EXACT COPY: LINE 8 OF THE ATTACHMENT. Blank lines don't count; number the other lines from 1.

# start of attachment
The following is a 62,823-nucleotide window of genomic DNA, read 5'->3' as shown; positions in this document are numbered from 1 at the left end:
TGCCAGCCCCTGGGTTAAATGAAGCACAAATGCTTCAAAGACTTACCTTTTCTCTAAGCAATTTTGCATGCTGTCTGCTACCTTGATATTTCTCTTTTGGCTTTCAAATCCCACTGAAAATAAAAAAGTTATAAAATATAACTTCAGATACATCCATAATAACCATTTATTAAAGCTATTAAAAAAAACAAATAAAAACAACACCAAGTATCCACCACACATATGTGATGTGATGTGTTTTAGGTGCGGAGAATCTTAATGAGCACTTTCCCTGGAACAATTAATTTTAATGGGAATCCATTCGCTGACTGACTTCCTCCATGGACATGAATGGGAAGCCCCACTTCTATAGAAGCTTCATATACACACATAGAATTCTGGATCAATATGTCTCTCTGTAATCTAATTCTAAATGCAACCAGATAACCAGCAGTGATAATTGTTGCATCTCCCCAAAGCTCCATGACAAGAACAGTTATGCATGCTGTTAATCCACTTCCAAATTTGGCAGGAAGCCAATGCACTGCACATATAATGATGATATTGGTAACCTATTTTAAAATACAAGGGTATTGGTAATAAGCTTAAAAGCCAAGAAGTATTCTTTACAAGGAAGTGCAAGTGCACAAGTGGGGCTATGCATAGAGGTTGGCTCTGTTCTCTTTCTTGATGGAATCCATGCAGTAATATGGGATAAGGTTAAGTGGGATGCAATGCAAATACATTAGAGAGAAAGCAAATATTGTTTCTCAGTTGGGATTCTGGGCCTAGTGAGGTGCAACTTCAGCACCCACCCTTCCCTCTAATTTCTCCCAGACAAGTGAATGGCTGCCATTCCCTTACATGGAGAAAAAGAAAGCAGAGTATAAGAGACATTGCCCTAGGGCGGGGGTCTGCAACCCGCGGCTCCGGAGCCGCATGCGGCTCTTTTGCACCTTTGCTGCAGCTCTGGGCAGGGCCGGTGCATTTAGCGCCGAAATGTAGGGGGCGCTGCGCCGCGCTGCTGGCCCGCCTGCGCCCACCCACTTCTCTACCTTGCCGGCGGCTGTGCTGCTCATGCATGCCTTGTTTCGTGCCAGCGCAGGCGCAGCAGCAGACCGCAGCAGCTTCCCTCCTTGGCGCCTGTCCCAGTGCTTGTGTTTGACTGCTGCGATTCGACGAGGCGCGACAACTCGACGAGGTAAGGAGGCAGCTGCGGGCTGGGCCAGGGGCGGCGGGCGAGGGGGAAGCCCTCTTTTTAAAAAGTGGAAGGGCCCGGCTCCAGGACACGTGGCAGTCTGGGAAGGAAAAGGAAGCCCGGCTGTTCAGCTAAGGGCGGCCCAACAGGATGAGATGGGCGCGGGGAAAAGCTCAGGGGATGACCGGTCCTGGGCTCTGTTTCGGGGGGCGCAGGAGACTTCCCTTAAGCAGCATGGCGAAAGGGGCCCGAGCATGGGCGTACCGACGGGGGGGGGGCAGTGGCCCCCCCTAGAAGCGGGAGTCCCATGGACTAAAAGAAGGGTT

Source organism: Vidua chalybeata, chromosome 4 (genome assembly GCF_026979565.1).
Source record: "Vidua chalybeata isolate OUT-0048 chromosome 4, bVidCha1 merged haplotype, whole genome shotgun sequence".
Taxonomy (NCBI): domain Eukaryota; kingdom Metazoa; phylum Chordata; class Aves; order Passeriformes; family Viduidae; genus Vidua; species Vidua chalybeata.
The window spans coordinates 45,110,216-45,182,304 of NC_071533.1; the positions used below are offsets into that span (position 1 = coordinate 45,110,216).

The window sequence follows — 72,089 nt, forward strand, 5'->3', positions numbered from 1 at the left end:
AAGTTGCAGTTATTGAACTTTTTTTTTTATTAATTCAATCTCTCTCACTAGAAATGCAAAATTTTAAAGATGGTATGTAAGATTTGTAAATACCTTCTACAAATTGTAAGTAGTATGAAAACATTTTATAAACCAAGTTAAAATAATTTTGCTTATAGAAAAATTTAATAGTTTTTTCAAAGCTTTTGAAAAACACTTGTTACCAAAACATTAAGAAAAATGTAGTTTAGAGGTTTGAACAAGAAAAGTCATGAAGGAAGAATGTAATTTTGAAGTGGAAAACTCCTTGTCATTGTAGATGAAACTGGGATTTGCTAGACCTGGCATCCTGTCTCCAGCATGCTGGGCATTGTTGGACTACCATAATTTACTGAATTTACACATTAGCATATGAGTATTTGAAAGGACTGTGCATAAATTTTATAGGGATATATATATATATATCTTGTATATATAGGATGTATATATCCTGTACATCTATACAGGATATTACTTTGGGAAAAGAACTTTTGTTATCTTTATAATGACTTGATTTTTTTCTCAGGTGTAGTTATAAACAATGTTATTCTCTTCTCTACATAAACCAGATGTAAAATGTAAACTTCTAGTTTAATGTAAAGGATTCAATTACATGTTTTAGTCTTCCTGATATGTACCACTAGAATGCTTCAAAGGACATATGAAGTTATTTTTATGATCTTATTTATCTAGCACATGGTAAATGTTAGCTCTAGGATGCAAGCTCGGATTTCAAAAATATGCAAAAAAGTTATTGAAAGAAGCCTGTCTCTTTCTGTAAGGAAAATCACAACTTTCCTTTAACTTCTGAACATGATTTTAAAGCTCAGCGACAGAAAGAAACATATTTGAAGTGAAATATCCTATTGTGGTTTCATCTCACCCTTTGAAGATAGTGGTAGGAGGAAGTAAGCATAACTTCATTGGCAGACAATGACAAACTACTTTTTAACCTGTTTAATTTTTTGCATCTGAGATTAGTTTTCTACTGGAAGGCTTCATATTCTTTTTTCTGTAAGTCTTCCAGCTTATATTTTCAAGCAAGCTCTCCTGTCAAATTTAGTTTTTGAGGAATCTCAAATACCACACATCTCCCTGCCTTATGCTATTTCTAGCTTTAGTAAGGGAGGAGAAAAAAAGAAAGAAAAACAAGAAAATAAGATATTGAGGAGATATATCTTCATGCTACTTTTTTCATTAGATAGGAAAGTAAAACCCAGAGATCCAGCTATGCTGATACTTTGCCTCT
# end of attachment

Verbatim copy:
AAGTTGCAGTTATTGAACTTTTTTTTTTATTAATTCAATCTCTCTCACTAGAAATGCAAAATTTTAAAGATGGTATGTAAGATTTGTAAATACCTTCTACAAATTGTAAGTAGTATGAAAACATTTTATAAACCAAGTTAAAATAATTTTGCTTATAGAAAAATTTAATAGTTTTTTCAAAGCTTTTGAAAAACACTTGTTACCAAAACATTAAGAAAAATGTAGTTTAGAGGTTTGAACAAGAAAAGTCATGAAGGAAGAATGTAATTTTGAAGTGGAAAACTCCTTGTCATTGTAGATGAAACTGGGATTTGCTAGACCTGGCATCCTGTCTCCAGCATGCTGGGCATTGTTGGACTACCATAATTTACTGAATTTACACATTAGCATATGAGTATTTGAAAGGACTGTGCATAAATTTTATAGGGATATATATATATATATCTTGTATATATAGGATGTATATATCCTGTACATCTATACAGGATATTACTTTGGGAAAAGAACTTTTGTTATCTTTATAATGACTTGATTTTTTTCTCAGGTGTAGTTATAAACAATGTTATTCTCTTCTCTACATAAACCAGATGTAAAATGTAAACTTCTAGTTTAATGTAAAGGATTCAATTACATGTTTTAGTCTTCCTGATATGTACCACTAGAATGCTTCAAAGGACATATGAAGTTATTTTTATGATCTTATTTATCTAGCACATGGTAAATGTTAGCTCTAGGATGCAAGCTCGGATTTCAAAAATATGCAAAAAAGTTATTGAAAGAAGCCTGTCTCTTTCTGTAAGGAAAATCACAACTTTCCTTTAACTTCTGAACATGATTTTAAAGCTCAGCGACAGAAAGAAACATATTTGAAGTGAAATATCCTATTGTGGTTTCATCTCACCCTTTGAAGATAGTGGTAGGAGGAAGTAAGCATAACTTCATTGGCAGACAATGACAAACTACTTTTTAACCTGTTTAATTTTTTGCATCTGAGATTAGTTTTCTACTGGAAGGCTTCATATTCTTTTTTCTGTAAGTCTTCCAGCTTATATTTTCAAGCAAGCTCTCCTGTCAAATTTAGTTTTTGAGGAATCTCAAATACCACACATCTCCCTGCCTTATGCTATTTCTAGCTTTAGTAAGGGAGGAGAAAAAAAGAAAGAAAAACAAGAAAATAAGATATTGAGGAGATATATCTTCATGCTACTTTTTTCATTAGATAGGAAAGTAAAACCCAGAGATCCAGCTATGCTGATACTTTGCCTCT